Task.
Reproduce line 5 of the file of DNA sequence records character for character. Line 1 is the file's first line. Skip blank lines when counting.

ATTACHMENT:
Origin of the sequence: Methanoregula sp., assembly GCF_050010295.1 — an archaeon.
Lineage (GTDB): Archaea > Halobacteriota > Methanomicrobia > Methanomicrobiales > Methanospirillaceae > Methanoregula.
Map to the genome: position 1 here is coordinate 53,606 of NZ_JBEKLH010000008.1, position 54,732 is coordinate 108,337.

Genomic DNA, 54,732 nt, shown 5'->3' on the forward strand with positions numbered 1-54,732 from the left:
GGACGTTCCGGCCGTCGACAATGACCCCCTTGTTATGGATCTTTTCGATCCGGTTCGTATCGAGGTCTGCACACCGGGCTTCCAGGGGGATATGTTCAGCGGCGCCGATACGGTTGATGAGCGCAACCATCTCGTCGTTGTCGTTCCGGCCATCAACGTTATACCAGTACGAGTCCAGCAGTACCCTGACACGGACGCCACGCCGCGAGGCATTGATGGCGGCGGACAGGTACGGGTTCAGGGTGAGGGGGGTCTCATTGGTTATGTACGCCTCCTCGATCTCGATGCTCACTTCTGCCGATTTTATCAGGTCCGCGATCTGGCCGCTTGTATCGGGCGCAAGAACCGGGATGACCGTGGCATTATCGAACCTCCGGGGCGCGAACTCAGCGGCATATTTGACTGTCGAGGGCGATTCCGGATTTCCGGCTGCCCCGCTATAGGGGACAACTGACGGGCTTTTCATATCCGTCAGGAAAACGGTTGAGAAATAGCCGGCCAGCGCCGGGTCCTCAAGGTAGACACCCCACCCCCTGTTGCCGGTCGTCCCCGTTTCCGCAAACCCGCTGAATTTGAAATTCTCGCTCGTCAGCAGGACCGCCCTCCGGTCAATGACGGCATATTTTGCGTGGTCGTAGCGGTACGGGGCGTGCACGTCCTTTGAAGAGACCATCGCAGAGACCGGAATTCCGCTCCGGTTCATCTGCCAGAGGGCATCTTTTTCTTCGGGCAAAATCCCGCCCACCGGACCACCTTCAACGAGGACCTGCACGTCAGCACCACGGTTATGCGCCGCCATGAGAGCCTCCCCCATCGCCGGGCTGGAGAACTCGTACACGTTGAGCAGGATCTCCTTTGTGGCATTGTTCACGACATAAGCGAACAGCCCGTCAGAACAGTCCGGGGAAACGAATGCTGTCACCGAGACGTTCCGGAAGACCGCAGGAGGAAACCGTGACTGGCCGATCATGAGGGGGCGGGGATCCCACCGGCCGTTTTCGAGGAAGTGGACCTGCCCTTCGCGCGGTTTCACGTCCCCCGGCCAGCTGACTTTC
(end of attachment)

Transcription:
GGACGTTCCGGCCGTCGACAATGACCCCCTTGTTATGGATCTTTTCGATCCGGTTCGTATCGAGGTCTGCACACCGGGCTTCCAGGGGGATATGTTCAGCGGCGCCGATACGGTTGATGAGCGCAACCATCTCGTCGTTGTCGTTCCGGCCATCAACGTTATACCAGTACGAGTCCAGCAGTACCCTGACACGGACGCCACGCCGCGAGGCATTGATGGCGGCGGACAGGTACGGGTTCAGGGTGAGGGGGGTCTCATTGGTTATGTACGCCTCCTCGATCTCGATGCTCACTTCTGCCGATTTTATCAGGTCCGCGATCTGGCCGCTTGTATCGGGCGCAAGAACCGGGATGACCGTGGCATTATCGAACCTCCGGGGCGCGAACTCAGCGGCATATTTGACTGTCGAGGGCGATTCCGGATTTCCGGCTGCCCCGCTATAGGGGACAACTGACGGGCTTTTCATATCCGTCAGGAAAACGGTTGAGAAATAGCCGGCCAGCGCCGGGTCCTCAAGGTAGACACCCCACCCCCTGTTGCCGGTCGTCCCCGTTTCCGCAAACCCGCTGAATTTGAAATTCTCGCTCGTCAGCAGGACCGCCCTCCGGTCAATGACGGCATATTTTGCGTGGTCGTAGCGGTACGGGGCGTGCACGTCCTTTGAAGAGACCATCGCAGAGACCGGAATTCCGCTCCGGTTCATCTGCCAGAGGGCATCTTTTTCTTCGGGCAAAATCCCGCCCACCGGACCACCTTCAACGAGGACCTGCACGTCAGCACCACGGTTATGCGCCGCCATGAGAGCCTCCCCCATCGCCGGGCTGGAGAACTCGTACACGTTGAGCAGGATCTCCTTTGTGGCATTGTTCACGACATAAGCGAACAGCCCGTCAGAACAGTCCGGGGAAACGAATGCTGTCACCGAGACGTTCCGGAAGACCGCAGGAGGAAACCGTGACTGGCCGATCATGAGGGGGCGGGGATCCCACCGGCCGTTTTCGAGGAAGTGGACCTGCCCTTCGCGCGGTTTCACGTCCCCCGGCCAGCTGACTTTC